What do the makers of Date Movie think their audience wants from a film like this? What does said audience really expect? And what different circumstances would my life have to undergo for me to give this movie a positive review?
These are the questions that plague my soul. Since much of what I do involves either dealing or deconstructing pop culture, I’m required to keep in touch with my 17-year-old self. But Date Movie’s makers mistakenly approach their situation by thinking, “What’s the dumbest movie we can sell to the dumbest people on the planet?” Its cultural references supplanting humour reach a nadir as Julia Jones (Alyson Hannigan) celebrates with her new beau by beating up a homeless person. Blame individuals’ stupidity for copycat Bumfights incidents all you want. Believe it or not, there’s no level of dumb a person can be that’s too stupid for Date Movie.
Its very problem is that it’s satire without perspective. The filmmaking duo of Jason Friedberg and Aaron Seltzer (two of the original six writers of Scary Movie) follow their Scary Movie routine of re-enacting scenes of the movies they’re parodying while adding gratuitous non-sequiturs. Replacing the titular love doctor from Hitch with Tony Cox, the dwarf from Bad Santa, isn’t sending up the Will Smith movie. It has no connection to anything. Were the movie less abusive, viewers might feel embarrassed for it. Unlike Not Another Teen Movie, which had the benefit of some iconic source material, Date Movie is immediately dated. Working from a lot of the vapid romantic comedies of recent years, its targets are easier and it still finds nothing to say about them.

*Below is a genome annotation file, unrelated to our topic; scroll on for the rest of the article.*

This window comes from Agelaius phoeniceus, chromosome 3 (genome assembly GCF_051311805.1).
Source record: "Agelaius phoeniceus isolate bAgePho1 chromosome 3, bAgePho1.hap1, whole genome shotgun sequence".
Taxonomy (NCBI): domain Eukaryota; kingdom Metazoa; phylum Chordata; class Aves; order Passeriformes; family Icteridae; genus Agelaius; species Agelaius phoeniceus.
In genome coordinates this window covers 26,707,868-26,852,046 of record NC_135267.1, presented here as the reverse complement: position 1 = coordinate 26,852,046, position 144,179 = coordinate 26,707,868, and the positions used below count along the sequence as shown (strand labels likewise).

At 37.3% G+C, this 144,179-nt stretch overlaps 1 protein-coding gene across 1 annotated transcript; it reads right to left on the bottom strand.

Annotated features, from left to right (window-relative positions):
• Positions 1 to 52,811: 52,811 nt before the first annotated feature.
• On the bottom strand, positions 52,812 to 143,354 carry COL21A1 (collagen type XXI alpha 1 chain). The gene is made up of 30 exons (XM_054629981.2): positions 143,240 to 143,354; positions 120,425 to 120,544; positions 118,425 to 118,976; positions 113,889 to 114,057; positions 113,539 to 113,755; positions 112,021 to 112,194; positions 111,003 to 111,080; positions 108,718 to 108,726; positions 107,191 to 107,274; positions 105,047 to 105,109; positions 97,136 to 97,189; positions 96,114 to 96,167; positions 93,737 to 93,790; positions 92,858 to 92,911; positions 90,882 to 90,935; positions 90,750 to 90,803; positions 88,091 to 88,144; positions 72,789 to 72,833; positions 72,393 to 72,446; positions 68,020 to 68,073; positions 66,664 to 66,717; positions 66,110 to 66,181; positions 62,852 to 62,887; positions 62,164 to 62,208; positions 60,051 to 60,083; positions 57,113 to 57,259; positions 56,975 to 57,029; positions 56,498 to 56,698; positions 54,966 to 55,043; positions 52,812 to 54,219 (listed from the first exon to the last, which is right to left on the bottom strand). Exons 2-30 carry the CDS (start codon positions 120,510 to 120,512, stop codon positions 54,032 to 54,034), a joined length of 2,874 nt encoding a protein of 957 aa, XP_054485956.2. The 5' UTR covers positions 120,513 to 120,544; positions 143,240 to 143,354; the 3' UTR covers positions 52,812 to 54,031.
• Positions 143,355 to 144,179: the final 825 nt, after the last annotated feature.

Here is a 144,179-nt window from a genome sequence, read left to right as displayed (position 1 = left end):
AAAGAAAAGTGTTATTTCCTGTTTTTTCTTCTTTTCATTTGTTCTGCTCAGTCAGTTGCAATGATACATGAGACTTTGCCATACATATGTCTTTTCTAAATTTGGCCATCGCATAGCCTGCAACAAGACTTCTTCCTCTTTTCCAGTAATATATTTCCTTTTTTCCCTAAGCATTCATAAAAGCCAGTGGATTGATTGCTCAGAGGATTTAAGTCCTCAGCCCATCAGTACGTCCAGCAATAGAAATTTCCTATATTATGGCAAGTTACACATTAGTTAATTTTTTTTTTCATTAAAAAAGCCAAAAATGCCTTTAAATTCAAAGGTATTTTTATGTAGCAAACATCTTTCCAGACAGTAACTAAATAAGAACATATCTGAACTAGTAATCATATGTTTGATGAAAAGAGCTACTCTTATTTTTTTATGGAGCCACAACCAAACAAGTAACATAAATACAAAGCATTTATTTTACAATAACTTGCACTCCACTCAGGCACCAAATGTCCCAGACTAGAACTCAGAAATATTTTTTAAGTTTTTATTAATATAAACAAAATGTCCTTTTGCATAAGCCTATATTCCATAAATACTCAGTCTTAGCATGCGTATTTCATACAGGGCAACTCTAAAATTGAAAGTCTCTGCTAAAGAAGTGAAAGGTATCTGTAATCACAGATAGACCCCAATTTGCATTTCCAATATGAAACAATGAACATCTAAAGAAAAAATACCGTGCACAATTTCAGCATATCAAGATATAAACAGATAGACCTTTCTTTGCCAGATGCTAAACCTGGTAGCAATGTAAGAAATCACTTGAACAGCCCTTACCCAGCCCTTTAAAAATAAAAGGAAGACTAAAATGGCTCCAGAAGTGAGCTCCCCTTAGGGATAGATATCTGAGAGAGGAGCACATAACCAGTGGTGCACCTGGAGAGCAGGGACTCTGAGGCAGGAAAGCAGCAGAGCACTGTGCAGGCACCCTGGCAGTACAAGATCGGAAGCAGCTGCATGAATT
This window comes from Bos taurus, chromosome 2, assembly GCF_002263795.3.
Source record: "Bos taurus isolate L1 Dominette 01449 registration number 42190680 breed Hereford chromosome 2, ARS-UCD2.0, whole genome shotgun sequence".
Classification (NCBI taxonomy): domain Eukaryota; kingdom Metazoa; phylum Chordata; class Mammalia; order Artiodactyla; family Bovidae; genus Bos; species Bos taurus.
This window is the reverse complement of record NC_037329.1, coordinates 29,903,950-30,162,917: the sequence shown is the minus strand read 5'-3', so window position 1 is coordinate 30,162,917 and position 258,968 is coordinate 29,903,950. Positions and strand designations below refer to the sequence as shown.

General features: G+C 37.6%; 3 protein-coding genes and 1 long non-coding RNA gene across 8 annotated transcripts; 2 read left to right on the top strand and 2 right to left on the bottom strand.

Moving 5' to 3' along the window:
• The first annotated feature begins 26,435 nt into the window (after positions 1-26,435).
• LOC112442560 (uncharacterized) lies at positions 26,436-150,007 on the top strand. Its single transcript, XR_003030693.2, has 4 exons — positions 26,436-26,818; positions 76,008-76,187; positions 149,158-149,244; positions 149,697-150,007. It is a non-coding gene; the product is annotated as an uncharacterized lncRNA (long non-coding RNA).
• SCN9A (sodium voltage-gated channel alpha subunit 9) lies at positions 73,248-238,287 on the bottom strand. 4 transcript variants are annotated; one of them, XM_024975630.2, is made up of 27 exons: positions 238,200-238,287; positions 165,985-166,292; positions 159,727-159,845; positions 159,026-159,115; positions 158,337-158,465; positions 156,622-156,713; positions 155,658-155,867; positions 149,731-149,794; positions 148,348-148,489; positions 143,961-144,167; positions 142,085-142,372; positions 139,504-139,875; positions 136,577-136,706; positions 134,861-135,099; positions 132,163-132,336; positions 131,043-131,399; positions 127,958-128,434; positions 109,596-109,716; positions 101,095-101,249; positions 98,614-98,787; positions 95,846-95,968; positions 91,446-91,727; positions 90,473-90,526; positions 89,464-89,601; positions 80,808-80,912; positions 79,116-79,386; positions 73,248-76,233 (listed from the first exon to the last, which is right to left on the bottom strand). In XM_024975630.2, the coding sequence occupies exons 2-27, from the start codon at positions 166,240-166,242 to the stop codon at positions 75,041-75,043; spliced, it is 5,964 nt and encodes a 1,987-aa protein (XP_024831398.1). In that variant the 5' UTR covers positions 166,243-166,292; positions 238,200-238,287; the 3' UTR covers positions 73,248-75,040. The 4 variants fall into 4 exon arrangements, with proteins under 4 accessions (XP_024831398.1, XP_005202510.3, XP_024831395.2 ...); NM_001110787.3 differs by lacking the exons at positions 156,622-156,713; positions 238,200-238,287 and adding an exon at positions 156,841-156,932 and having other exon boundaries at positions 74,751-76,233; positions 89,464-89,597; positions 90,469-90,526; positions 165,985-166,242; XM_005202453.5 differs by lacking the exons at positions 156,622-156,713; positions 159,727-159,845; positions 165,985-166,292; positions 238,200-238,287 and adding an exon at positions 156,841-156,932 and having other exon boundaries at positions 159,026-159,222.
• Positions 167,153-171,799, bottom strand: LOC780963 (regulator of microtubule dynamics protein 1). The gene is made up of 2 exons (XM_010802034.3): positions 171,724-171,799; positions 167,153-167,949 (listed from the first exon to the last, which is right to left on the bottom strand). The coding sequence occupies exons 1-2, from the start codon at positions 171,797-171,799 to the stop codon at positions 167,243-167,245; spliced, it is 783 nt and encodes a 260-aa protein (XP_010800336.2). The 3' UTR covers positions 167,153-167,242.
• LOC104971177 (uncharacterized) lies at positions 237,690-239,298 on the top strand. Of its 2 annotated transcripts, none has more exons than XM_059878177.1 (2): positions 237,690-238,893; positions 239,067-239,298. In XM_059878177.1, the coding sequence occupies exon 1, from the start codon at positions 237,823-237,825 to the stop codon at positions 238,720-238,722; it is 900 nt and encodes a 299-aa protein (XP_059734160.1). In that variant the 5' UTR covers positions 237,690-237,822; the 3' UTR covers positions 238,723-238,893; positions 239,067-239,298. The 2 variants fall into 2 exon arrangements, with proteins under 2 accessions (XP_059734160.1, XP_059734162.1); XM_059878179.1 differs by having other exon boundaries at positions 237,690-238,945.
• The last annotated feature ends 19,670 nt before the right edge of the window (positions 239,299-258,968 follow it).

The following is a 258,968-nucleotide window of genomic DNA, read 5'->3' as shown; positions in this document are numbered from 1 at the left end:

The effect is of major studio Fox showing it’s above itself by wringing its own neck over the dreck it frequently releases. This makes Date Movie the theatrical equivalent to MuchMusic’s Video on Trial, where a panel bashes music videos through realist misreadings and hateful judgements on the lives of the celebrities involved. Only a culture that hasn’t learned to look at itself critically could tolerate such “criticism.”
Reference-laden as it is, Not Another Teen Movie (as well as the Scary Movie franchise) doesn’t function as parody either. Like Date Movie, its comedy sinks or swims on the brow-level of wit rather than the method of it. I don’t disagree with the complaints made in my initial review of that film, but repeat viewings have treated it kindly. Its caricatures are clever, and it fulfils a very basic tenet of comedy: It’s funny.
But Date Movie isn’t funny. The appalling spectacle of Date Movie ties a disregard for its audience with the degradation of its stars. The opening has Hannigan in a fat suit looking for action. The mild play on Bridget Jones continues as she prowls through town, her awkward homegirl jive a reminder of Cameron Diaz in an early scene from The Sweetest Thing. Horny, utterly without shame and wishing to draw the men on the street, she works it hard to Kelis’ “Milkshake.” It’s a disgusting scene. The kind where you have to squint to see the joke, and when you think you’ve found it, you get more appalled.
As testament to the movie’s ineffectiveness, perceptions of Bridget Jones, The Sweetest Thing and “Milkshake” remain unaltered. The same holds true for Dumb and Dumber — where Jeff Daniels’ sonic colon declogging scene has gotten so tame over the decade that Date Movie has to replay it with a toilet-trained cat. That’s right: a cat takes a massive dump and it’s the best thing Date Movie has to offer. A friend who had only seen its TV commercial pointed out that a shot of a Napoleon Dynamite imitator wearing a “DON’T Vote For Pedro” t-shirt is such a lazy non-existent gag, it almost has a fascinating quality. Actually, much of the movie is like that. In its ability to leave viewers in stunned disbelief over what they’re looking at, it’s halfway original.
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